Netflix’s ‘Challenger: The Final Flight’ Takes You Inside the Infamous NASA Disaster
It was the trauma that defined a generation—and Executive Producer Glen Zipper, who was 11 years old at the time, remembers it vividly.
It might seem strange to some that Glen Zipper, the Oscar-winning documentarian who created Netflix’s adorable docu-series Dogs, chose to tackle the Challenger explosion as his second project for the streaming giant. But in an interview with The Daily Beast, he said both have been passion projects for him—even if their subjects are different as can be.
Challenger: The Final Flight, which Zipper executive produced, debuts on Netflix Wednesday and details the disaster that defined a generation. Before the tragic loss of seven astronauts in 1986, everyone thought that NASA could do anything. (NASA, the doc suggests, seemed to think that perhaps more than anyone.) It was the first shuttle voyage that included a non-astronaut, schoolteacher Christa McAuliffe—all to make the case that in the future, space travel would be as frequent and casual as taking a commercial flight on Earth.
Zipper was 11 years old when the explosion happened, and describes it as “one of the most vivid memories of my childhood.”
“I was in math—algebra class,” he told The Daily Beast in a recent interview. “I’ll never forget.”
The entire school was rushed into the cafeteria to watch the disaster unfold. “They made us watch,” Zipper recalled. “As painful, as traumatic as it was, they knew that history was happening [and] we needed to see it and we needed to experience it.”
Challenger: The Final Flight unspools the events leading up to the disaster—and engineer Bob Ebeling’s infamous concerns that the shuttle could explode due to compromised “O”-rings in the solid rocket boosters Morton-Thiokol Inc. produced—in four episodes, each running from 45 minutes to an hour. Families of the late explorers detail what they were like and how the aftermath of the disaster affected them.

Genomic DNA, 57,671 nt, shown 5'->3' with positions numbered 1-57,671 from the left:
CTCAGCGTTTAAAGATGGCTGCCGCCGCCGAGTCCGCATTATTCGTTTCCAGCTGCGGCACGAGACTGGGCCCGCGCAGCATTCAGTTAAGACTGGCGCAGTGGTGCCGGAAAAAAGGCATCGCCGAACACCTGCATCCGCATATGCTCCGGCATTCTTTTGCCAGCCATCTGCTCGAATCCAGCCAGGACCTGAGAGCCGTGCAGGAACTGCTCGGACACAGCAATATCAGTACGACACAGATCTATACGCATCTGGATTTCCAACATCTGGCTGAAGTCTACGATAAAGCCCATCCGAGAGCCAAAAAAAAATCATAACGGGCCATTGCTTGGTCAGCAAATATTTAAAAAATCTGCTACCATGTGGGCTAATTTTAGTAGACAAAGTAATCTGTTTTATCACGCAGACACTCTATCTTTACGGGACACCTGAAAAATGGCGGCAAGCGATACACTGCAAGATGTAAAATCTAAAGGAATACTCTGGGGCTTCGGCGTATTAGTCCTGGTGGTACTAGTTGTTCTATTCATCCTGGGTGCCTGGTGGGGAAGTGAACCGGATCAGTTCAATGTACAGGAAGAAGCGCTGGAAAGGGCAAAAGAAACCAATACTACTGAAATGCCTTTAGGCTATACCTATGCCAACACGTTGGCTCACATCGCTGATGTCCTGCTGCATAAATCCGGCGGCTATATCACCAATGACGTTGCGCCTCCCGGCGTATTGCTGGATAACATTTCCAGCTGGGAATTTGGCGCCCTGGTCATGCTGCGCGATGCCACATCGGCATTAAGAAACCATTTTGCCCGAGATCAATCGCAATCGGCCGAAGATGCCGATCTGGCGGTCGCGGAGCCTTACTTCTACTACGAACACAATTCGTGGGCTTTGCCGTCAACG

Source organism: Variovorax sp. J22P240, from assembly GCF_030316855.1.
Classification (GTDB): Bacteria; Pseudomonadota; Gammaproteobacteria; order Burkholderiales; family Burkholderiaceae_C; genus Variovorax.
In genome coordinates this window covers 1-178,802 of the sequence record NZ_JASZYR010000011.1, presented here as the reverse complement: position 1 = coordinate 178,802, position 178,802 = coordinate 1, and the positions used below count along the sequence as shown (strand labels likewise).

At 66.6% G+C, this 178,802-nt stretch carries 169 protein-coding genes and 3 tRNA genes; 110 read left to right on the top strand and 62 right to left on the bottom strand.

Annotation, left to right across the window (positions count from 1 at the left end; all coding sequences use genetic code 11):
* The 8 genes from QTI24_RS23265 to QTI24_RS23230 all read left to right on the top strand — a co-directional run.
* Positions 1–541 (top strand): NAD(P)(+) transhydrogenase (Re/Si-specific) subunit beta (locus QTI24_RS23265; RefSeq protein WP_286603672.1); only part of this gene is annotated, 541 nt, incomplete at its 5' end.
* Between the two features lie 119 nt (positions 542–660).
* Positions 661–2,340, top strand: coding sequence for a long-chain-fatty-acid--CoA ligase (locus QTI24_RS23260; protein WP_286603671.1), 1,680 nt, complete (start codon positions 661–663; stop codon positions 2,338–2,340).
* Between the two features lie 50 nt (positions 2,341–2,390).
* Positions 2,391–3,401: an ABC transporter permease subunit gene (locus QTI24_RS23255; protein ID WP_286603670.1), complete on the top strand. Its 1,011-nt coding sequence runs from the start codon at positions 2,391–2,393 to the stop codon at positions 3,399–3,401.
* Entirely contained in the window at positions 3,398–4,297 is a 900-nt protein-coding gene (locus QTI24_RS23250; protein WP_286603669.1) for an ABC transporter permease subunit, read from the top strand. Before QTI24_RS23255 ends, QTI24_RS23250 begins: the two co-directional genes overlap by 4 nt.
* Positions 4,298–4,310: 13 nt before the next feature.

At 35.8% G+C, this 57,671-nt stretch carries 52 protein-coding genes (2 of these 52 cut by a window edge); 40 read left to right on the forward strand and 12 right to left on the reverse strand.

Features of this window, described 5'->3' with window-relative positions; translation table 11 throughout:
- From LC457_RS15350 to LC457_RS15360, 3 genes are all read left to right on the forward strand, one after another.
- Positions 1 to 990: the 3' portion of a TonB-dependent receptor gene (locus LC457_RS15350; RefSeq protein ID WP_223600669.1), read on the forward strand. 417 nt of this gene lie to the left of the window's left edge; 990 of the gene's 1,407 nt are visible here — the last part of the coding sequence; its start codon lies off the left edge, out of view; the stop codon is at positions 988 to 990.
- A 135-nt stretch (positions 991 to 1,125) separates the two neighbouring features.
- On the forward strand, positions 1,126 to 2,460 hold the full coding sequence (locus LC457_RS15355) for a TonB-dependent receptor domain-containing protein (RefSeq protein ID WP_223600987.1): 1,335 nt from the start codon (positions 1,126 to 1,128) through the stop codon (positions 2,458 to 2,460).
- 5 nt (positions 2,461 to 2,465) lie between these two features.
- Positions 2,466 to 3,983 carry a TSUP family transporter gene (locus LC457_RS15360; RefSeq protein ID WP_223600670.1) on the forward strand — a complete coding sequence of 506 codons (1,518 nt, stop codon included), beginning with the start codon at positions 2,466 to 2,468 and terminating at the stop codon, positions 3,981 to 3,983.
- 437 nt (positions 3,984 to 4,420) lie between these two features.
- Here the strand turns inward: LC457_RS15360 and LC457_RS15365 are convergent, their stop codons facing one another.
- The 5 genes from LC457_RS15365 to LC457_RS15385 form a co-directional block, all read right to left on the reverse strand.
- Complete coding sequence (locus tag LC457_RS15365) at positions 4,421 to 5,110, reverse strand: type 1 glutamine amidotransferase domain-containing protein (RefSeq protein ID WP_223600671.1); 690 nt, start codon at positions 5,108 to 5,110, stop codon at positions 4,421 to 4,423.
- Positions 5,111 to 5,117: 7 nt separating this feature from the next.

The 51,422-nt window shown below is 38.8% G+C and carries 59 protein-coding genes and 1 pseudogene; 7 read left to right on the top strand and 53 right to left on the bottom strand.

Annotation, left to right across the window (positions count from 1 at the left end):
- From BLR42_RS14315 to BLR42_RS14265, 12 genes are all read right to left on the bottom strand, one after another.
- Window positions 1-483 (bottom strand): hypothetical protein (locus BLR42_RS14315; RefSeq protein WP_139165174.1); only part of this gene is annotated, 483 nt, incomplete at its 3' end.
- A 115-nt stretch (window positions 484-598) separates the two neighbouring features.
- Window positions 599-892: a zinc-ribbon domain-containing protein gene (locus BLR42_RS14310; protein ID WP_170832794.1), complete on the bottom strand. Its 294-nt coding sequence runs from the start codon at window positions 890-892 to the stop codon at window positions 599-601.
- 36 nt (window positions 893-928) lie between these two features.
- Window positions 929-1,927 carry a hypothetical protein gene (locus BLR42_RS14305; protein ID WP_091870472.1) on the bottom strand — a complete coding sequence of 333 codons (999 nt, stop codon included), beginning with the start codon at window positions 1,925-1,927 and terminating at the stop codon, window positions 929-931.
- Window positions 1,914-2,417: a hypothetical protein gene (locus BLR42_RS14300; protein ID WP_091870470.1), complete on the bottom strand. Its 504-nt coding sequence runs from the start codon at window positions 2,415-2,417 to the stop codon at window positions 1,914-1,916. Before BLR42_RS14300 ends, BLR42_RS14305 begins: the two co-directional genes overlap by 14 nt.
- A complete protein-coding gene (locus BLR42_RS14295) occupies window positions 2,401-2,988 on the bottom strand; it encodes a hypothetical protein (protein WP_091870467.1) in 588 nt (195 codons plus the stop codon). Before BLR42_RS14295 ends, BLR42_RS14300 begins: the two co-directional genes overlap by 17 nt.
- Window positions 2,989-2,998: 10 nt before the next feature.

“There's so much story around that story,” Zipper said. As he and fellow E.P. Steven Leckart developed the project, “We’d ask people if they remembered Challenger—of course they always did. But the funny thing was, they always thought they remembered it better than they actually did. ’Cause we’d say to them, ‘OK, do you remember the astronauts?’ And they would say, ‘Yes, of course.’ ‘OK well who were the astronauts?’ It was Christa McAuliffe, and they’d trail off.”
“We said, you know what? We need to tell this story, but we need to tell the story from the perspective of the families,” Zipper said. “And we need to get the world reacquainted with these astronauts... They had a life, they had dreams, they had families who were affected by this. We wanted to also explore how the families took that tragedy and were ultimately able to transform it into something very positive, which again took the form of Challenger Center.”
As seen in the documentary, Bob Ebeling and at least a couple other Thiokol engineers carried guilt over what happened for the rest of their lives. By the time Zipper and his team traveled to Utah to shoot the doc, Ebeling was already dead—but his family met with the team in what Zipper described as “one of the most moving, powerful experiences I ever had.”
As with most Netflix docs, The Final Flight could probably have been at least an hour or two shorter—but for those too young to remember the devastating incident themselves, it’s a great, thorough primer on the events leading up to the explosion and the investigation that followed. Those who followed the story closely at the time might find the story a little less enthralling, save for interviews with a couple key NASA officials about how they view their decisions in retrospect.
While working on the project, Zipper was struck by the lack of a clear antagonist.
“You presume that there’s a mustache-twirling villain somewhere in this story,” Zipper said. But once the team dove in and did their research, they determined that wasn’t the case. “These are all incredibly talented people that were passionate about the shuttle, and passionate about their jobs, and working towards a common goal,” Zipper said. “But there was so much pressure.”